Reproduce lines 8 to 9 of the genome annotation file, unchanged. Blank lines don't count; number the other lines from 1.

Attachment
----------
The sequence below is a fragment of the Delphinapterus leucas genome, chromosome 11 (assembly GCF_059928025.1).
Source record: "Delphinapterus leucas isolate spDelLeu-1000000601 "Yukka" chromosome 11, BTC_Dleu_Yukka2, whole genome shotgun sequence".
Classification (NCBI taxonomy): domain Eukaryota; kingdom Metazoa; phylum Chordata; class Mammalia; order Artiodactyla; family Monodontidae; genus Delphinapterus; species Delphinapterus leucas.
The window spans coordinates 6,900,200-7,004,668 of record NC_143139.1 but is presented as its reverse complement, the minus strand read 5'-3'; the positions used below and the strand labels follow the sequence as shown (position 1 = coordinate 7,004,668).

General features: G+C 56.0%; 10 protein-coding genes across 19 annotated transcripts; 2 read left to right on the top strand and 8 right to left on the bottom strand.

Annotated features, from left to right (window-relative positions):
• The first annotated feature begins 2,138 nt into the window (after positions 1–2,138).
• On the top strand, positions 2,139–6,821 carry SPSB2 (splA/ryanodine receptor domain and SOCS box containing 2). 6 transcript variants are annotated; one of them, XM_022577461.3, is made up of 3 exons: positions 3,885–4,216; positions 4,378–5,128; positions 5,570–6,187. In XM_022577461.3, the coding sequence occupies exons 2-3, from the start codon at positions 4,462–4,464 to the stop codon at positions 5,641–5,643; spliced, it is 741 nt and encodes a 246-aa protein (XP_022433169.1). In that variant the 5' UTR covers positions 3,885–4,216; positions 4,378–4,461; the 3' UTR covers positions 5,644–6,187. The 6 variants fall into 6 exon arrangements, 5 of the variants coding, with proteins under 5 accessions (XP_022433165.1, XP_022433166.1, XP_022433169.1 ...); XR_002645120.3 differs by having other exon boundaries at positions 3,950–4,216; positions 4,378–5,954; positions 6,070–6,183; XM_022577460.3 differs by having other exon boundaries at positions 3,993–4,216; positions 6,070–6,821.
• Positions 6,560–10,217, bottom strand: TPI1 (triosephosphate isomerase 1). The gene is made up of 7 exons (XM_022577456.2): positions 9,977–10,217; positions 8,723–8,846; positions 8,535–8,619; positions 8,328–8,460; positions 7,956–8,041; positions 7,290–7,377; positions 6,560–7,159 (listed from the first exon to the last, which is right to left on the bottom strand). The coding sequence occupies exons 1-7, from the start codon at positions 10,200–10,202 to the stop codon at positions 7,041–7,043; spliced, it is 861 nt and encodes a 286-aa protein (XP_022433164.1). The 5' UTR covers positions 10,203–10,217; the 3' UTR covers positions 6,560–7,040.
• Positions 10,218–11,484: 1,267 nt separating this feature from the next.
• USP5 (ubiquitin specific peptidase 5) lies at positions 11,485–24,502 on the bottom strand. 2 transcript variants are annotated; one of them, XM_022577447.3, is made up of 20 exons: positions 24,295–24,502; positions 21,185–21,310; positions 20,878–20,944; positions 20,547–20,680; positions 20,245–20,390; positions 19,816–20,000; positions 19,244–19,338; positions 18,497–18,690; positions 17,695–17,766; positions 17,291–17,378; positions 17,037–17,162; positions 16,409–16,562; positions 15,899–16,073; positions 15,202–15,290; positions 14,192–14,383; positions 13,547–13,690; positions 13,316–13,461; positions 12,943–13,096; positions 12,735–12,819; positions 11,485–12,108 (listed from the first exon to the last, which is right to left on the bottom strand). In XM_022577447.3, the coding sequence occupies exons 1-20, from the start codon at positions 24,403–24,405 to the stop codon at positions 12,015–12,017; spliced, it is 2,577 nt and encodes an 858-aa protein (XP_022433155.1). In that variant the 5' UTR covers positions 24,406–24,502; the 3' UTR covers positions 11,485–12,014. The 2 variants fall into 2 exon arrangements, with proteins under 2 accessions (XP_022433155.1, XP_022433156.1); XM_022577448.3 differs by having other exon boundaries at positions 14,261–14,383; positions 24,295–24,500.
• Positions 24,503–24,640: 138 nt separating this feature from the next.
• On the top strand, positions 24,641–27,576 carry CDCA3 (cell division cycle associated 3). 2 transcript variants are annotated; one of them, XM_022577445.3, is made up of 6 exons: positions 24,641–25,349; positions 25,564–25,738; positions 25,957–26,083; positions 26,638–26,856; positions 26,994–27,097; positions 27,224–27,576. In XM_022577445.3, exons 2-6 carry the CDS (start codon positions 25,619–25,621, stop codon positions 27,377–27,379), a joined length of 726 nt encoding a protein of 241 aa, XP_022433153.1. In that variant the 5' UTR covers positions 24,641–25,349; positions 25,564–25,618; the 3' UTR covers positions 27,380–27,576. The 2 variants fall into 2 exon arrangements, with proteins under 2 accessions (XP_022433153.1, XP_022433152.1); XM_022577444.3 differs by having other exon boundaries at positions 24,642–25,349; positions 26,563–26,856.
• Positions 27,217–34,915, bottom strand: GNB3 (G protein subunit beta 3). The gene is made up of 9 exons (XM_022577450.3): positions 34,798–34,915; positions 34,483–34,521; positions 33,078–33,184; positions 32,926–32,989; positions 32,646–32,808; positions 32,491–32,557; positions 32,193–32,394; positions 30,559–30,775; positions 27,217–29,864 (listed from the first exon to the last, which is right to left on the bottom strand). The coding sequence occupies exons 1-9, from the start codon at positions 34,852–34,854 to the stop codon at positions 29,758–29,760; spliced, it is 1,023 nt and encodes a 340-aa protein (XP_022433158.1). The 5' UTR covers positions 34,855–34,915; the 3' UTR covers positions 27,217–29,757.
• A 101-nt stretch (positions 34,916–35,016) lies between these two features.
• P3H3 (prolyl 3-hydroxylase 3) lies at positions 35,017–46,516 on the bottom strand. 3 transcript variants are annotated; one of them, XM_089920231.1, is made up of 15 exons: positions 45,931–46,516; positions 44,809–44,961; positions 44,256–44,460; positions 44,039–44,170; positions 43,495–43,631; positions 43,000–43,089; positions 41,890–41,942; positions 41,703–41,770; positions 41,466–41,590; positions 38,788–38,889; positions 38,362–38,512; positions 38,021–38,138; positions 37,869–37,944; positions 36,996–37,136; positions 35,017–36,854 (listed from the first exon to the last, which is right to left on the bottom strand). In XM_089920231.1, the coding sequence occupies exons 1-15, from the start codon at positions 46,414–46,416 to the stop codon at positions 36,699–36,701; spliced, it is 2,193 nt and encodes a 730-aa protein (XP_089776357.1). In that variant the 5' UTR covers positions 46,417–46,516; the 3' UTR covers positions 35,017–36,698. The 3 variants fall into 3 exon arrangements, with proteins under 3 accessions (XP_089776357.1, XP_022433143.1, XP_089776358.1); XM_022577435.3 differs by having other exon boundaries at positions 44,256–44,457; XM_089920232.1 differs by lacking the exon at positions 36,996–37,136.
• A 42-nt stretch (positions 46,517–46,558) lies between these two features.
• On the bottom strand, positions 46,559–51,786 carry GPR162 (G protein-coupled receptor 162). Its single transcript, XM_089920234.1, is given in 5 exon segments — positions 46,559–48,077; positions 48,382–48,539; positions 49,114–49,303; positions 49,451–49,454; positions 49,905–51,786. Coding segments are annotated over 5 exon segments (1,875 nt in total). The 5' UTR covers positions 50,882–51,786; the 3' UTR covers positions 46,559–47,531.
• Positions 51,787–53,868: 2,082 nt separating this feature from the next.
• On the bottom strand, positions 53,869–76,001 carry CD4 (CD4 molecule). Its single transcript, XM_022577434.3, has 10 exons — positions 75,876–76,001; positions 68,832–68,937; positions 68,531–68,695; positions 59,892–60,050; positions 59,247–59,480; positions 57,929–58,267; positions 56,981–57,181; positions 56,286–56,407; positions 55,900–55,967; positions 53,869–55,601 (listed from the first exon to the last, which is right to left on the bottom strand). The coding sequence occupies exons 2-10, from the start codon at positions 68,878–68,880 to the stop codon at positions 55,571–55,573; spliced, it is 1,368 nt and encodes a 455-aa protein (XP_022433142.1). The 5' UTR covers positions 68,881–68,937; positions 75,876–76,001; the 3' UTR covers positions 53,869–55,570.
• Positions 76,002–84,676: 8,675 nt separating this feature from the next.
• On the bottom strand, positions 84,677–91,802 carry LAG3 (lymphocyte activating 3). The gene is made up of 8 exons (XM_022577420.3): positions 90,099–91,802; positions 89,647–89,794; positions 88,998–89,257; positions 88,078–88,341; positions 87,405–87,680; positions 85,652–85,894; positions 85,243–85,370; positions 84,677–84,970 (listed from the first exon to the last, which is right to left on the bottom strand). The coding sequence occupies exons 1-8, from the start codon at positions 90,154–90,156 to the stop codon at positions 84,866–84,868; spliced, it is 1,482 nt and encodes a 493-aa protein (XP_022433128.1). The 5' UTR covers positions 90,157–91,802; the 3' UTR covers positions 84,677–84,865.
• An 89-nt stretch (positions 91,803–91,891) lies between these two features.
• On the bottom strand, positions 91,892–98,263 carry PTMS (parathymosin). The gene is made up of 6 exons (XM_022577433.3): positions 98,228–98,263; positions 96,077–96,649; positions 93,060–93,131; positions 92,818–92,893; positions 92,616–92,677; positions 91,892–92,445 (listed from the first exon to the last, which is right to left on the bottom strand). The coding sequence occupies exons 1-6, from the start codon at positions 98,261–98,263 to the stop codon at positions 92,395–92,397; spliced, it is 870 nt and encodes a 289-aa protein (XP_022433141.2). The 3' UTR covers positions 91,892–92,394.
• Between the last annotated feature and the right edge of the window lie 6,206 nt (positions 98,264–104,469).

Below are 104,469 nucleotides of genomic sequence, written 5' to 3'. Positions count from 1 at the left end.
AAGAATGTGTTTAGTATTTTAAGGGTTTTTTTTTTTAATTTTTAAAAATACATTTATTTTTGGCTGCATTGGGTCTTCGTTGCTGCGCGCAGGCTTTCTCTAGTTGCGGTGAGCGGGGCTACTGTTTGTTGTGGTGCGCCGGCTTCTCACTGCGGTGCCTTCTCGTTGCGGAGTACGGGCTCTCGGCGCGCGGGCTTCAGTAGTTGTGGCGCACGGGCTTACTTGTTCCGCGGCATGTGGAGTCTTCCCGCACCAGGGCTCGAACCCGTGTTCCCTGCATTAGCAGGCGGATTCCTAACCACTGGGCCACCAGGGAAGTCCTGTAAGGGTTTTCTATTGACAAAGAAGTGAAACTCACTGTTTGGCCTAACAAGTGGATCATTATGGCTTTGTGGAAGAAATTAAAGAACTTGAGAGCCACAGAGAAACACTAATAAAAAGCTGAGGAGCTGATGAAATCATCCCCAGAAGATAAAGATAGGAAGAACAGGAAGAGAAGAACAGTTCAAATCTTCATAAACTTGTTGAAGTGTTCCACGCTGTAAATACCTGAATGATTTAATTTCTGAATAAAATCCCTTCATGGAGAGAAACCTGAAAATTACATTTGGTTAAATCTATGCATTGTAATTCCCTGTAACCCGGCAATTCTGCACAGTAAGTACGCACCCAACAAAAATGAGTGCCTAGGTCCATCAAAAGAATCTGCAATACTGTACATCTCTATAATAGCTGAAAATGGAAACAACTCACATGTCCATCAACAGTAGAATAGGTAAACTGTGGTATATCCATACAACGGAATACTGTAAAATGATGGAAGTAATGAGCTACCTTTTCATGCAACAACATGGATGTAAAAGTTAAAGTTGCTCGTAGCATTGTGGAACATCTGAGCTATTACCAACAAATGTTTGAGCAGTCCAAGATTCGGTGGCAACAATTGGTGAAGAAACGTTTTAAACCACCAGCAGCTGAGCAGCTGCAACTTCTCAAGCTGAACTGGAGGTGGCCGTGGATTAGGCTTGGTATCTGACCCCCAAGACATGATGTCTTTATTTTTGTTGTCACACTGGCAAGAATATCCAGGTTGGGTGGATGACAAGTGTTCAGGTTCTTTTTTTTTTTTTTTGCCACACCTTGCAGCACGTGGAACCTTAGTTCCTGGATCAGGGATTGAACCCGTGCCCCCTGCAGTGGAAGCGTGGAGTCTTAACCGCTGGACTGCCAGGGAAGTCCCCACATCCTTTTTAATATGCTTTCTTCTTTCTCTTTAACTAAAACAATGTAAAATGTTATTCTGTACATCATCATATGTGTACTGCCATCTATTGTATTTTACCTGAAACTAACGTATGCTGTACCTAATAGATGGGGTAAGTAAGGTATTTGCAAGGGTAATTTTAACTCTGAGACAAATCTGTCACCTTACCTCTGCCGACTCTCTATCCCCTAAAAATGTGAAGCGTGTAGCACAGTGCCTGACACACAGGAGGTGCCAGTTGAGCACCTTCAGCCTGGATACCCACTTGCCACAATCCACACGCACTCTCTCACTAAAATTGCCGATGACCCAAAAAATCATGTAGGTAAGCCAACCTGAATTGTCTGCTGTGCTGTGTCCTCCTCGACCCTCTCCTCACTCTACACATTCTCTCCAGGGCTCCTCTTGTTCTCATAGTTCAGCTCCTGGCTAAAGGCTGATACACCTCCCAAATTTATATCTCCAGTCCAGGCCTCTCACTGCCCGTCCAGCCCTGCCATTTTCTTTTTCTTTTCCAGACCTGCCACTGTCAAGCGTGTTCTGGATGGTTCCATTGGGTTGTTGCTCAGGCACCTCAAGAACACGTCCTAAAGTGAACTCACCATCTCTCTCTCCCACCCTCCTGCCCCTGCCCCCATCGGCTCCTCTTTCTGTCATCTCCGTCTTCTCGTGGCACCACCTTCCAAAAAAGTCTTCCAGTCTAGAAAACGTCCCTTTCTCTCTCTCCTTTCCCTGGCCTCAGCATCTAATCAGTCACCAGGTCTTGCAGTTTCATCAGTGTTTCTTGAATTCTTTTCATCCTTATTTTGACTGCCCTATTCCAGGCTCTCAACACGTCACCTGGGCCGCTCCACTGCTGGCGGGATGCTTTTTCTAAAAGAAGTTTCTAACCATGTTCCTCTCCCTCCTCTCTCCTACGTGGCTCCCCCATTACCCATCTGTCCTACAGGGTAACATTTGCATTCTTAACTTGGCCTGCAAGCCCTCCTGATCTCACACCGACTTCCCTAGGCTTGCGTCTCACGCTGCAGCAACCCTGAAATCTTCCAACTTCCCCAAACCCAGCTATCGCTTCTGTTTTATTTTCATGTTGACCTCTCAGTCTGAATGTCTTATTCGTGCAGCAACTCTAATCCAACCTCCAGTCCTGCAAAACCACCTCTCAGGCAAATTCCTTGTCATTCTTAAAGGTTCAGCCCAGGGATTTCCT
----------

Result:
• On the top strand, positions 2,139–6,821 carry SPSB2 (splA/ryanodine receptor domain and SOCS box containing 2). 6 transcript variants are annotated; one of them, XM_022577461.3, is made up of 3 exons: positions 3,885–4,216; positions 4,378–5,128; positions 5,570–6,187. In XM_022577461.3, the coding sequence occupies exons 2-3, from the start codon at positions 4,462–4,464 to the stop codon at positions 5,641–5,643; spliced, it is 741 nt and encodes a 246-aa protein (XP_022433169.1). In that variant the 5' UTR covers positions 3,885–4,216; positions 4,378–4,461; the 3' UTR covers positions 5,644–6,187. The 6 variants fall into 6 exon arrangements, 5 of the variants coding, with proteins under 5 accessions (XP_022433165.1, XP_022433166.1, XP_022433169.1 ...); XR_002645120.3 differs by having other exon boundaries at positions 3,950–4,216; positions 4,378–5,954; positions 6,070–6,183; XM_022577460.3 differs by having other exon boundaries at positions 3,993–4,216; positions 6,070–6,821.
• Positions 6,560–10,217, bottom strand: TPI1 (triosephosphate isomerase 1). The gene is made up of 7 exons (XM_022577456.2): positions 9,977–10,217; positions 8,723–8,846; positions 8,535–8,619; positions 8,328–8,460; positions 7,956–8,041; positions 7,290–7,377; positions 6,560–7,159 (listed from the first exon to the last, which is right to left on the bottom strand). The coding sequence occupies exons 1-7, from the start codon at positions 10,200–10,202 to the stop codon at positions 7,041–7,043; spliced, it is 861 nt and encodes a 286-aa protein (XP_022433164.1). The 5' UTR covers positions 10,203–10,217; the 3' UTR covers positions 6,560–7,040.